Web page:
24 24 Defn: T(N) = O(f(N)) if there exist positive constants c, n 0 such that: T(N)  c · f(N) for all N  n 0 idea: We are concerned with how the function grows when N is large. We are not picky about constant factors: coarse distinctions among functions Lingo: "T(N) grows no faster than f(N)." Big-Oh notation

25 25 Examples n = O(2n)? 2n = O(n)? n = O(n 2 )? n 2 = O(n)? n = O(1)? 100 = O(n)? 10 log n = O(n)? 214n + 34 = O(2n 2 + 8n)?

26 26 pick tightest bound. If f(N) = 5N, then: f(N) = O(N 5 ) f(N) = O(N 3 ) f(N) = O(N)  preferred f(N) = O(N log N) ignore constant factors and low order terms T(N) = O(N), not T(N) = O(5N) T(N) = O(N 3 ), not T(N) = O(N 3 + N 2 + N log N) Bad style: f(N)  O(g(N)) Wrong: f(N)  O(g(N)) Preferred big-Oh usage

27 27 Big-Oh of selected functions

28 28 Ten-fold processor speedup

29 29 Defn: T(N) =  (g(N)) if there are positive constants c and n 0 such that T(N)  c g(N) for all N  n 0 Lingo: "T(N) grows no slower than g(N)." Defn: T(N) =  (h(N)) if and only if T(N) = O(h(N)) and T(N) =  (h(N)). Big-Oh, Omega, and Theta establish a relative order among all functions of N Big omega, theta

30 30 Defn: T(N) = o(p(N)) if T(N) = O(p(N)) and T(N)   (p(N)) notationintuition O (Big-Oh)   (Big-Omega)   (Theta) = o (little-Oh) < Intuition, little-Oh

31 31 Fact: If f(N) = O(g(N)), then g(N) =  (f(N)). Proof: Suppose f(N) = O(g(N)). Then there exist constants c and n 0 such that f(N)  c g(N) for all N  n 0 Then g(N)  (1/c) f(N) for all N  n 0, and so g(N) =  (f(N)) More about asymptotics

32 32 T(N) = O(f(N)) f(N) is an upper bound on T(N) T(N) grows no faster than f(N) T(N) =  (g(N)) g(N) is a lower bound on T(N) T(N) grows at least as fast as g(N) T(N) = o(h(N)) T(N) grows strictly slower than h(N) More terminology

33 33 Facts about big-Oh If T 1 (N) = O(f(N)) and T 2 (N) = O(g(N)), then T 1 (N) + T 2 (N) = O(f(N) + g(N)) T 1 (N) * T 2 (N) = O(f(N) * g(N)) If T(N) is a polynomial of degree k, then: T(N) =  (N k ) example: 17n 3 + 2n 2 + 4n + 1 =  (n 3 ) log k N = O(N), for any constant k

34 34 Algebra ex. f(N) = N / log N g(N) = log N same as asking which grows faster, N or log 2 N Evaluate: limit isBig-Oh relation 0f(N) = o(g(N)) c  0f(N) =  (g(N))  g(N) = o(f(N)) no limitno relation Techniques

35 35 L'Hôpital's rule: If and, then example: f(N) = N, g(N) = log N Use L'Hôpital's rule f'(N) = 1, g'(N) = 1/N  g(N) = o(f(N)) Techniques, cont'd

36 36 for (int i = 0; i < n; i += c) // O(n) statement(s); Adding to the loop counter means that the loop runtime grows linearly when compared to its maximum value n. for (int i = 0; i < n; i *= c) // O(log n) statement(s); Multiplying the loop counter means that the maximum value n must grow exponentially to linearly increase the loop runtime; therefore, it is logarithmic. for (int i = 0; i < n * n; i += c) // O(n 2 ) statement(s); The loop maximum is n 2, so the runtime is quadratic. Program loop runtimes

37 37 for (int i = 0; i < n; i += c) // O(n 2 ) for (int j = 0; j < n; i += c) statement; Nesting loops multiplies their runtimes. for (int i = 0; i < n; i += c) statement; for (int i = 0; i < n; i += c) // O(n log n) for (int j = 0; j < n; i *= c) statement; Loops in sequence add together their runtimes, which means the loop set with the larger runtime dominates. More loop runtimes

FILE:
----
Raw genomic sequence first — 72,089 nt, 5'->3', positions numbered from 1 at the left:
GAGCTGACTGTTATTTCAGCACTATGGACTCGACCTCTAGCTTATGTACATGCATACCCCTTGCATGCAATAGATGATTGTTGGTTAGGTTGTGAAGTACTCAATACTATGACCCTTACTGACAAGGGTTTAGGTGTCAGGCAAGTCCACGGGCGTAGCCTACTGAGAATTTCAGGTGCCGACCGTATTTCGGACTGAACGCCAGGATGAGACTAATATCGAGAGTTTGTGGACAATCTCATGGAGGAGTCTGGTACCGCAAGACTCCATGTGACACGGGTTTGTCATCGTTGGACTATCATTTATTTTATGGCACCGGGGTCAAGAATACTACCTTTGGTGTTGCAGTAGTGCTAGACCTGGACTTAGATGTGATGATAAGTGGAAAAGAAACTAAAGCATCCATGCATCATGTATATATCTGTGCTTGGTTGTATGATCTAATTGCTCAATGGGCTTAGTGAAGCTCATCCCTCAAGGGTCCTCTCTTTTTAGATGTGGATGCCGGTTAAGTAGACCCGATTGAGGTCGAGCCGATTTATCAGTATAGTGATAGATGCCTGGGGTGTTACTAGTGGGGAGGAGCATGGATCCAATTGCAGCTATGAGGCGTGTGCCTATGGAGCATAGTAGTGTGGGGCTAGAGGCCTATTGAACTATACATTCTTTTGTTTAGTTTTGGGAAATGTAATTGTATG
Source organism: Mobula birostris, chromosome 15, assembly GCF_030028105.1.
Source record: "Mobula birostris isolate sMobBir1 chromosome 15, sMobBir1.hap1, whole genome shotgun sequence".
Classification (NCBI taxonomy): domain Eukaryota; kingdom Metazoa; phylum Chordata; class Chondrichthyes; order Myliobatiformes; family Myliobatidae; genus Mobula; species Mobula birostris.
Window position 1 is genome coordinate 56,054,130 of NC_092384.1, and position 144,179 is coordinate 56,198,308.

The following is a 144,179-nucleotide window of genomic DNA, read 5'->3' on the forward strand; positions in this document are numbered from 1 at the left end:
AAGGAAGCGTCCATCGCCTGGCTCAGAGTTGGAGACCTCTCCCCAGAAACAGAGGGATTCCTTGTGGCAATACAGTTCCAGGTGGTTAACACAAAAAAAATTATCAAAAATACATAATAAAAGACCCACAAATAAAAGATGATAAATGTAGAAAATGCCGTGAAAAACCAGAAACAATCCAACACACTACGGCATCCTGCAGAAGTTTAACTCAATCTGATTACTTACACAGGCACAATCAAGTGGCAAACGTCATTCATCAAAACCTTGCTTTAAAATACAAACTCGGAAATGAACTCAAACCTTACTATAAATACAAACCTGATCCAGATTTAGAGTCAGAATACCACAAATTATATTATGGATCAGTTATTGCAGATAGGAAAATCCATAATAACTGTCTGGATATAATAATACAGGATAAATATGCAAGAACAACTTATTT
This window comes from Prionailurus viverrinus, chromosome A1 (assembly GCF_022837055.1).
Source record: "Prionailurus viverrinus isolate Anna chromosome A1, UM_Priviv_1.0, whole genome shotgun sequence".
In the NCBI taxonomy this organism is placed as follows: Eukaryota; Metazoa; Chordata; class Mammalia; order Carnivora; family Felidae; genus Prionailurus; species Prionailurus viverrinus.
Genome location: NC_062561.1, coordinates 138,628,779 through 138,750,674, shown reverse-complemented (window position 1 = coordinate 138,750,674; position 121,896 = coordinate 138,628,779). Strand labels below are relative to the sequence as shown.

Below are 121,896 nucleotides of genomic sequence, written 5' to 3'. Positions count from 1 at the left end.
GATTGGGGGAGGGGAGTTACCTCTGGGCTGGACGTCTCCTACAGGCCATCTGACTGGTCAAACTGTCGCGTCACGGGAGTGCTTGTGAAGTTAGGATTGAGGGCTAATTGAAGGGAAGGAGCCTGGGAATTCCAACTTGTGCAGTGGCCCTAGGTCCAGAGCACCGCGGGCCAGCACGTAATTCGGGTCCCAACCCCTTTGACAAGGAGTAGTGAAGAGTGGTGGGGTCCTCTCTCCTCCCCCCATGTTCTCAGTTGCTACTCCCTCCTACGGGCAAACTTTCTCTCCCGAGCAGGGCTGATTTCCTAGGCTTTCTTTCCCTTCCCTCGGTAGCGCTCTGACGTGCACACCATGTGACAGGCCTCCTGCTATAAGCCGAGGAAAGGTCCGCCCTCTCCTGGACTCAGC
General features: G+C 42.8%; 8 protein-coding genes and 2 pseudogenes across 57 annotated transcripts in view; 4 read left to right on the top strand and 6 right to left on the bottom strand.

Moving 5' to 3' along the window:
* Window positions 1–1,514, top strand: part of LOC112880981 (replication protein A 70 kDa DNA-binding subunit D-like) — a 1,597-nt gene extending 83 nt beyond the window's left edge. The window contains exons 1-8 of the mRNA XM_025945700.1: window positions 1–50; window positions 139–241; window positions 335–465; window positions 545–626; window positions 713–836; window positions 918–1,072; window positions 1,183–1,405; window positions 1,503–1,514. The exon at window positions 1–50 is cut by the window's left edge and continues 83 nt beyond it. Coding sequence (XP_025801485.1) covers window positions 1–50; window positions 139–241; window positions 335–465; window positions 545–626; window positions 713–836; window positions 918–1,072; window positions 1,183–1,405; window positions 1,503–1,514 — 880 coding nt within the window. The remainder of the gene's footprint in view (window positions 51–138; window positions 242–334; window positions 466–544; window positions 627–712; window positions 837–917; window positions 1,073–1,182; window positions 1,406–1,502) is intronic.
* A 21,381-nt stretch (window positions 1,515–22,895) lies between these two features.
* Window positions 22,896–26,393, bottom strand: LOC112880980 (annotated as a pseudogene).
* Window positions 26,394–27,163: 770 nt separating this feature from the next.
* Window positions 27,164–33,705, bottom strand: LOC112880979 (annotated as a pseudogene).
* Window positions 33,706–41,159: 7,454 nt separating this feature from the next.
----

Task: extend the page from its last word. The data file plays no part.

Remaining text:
38 38 Maximum subsequence sum The maximum contiguous subsequence sum problem: Given a sequence of integers A 0, A 1,..., A n - 1, find the maximum value of for any integers 0  (i, j) < n. (This sum is zero if all numbers in the sequence are negative.)

39 39 First algorithm (brute force) try all possible combinations of subsequences // implement together function maxSubsequence(array[]): max sum = 0 for each starting index i, for each ending index j, add up the sum from A i to A j if this sum is bigger than max, max sum = this sum return max sum What is the runtime (Big-Oh) of this algorithm? How could it be improved?

40 40 still try all possible combinations, but don't redundantly add the sums key observation: in other words, we don't need to throw away partial sums can we use this information to remove one of the loops from our algorithm? // implement together function maxSubsequence2(array[]): What is the runtime (Big-Oh) of this new algorithm? Can it still be improved further? Second algorithm (improved)

41 41 Third algorithm (improved!) must avoid trying all possible combinations; to do this, we must find a way to broadly eliminate many potential combinations from consideration Claim #1: A subsequence with a negative sum cannot be the start of the maximum-sum subsequence.

42 42 Claim #1, more formally: If A i, j is a subsequence such that, then there is no q such that A i,q is the maximum-sum subsequence. Proof: (do it together in class) Can this help us produce a better algorithm? Third algorithm, continued

43 43 Claim #2: when examining subsequences left - to - right, for some starting index i, if A i,j becomes the first subsequence starting with i, such that Then no part of A i,j can be part of the maximum-sum subsequence. (Why is this a stronger claim than Claim #1?) Proof: (do it together in class) Third algorithm, continued

44 44 Third algorithm, continued These figures show the possible contents of A i,j

45 45 Can we eliminate another loop from our algorithm? // implement together function maxSubsequence3(array[]): What is its runtime (Big-Oh)? Is there an even better algorithm than this third algorithm? Can you make a strong argument about why or why not? Third algorithm, continued

46 46 Express the running time as f(N), where N is the size of the input worst case: your enemy gets to pick the input average case: need to assume a probability distribution on the inputs amortized: your enemy gets to pick the inputs/operations, but you only have to guarantee speed over a large number of operations Kinds of runtime analysis

47 47 References Weiss book, Chapter 5, pp. 147-181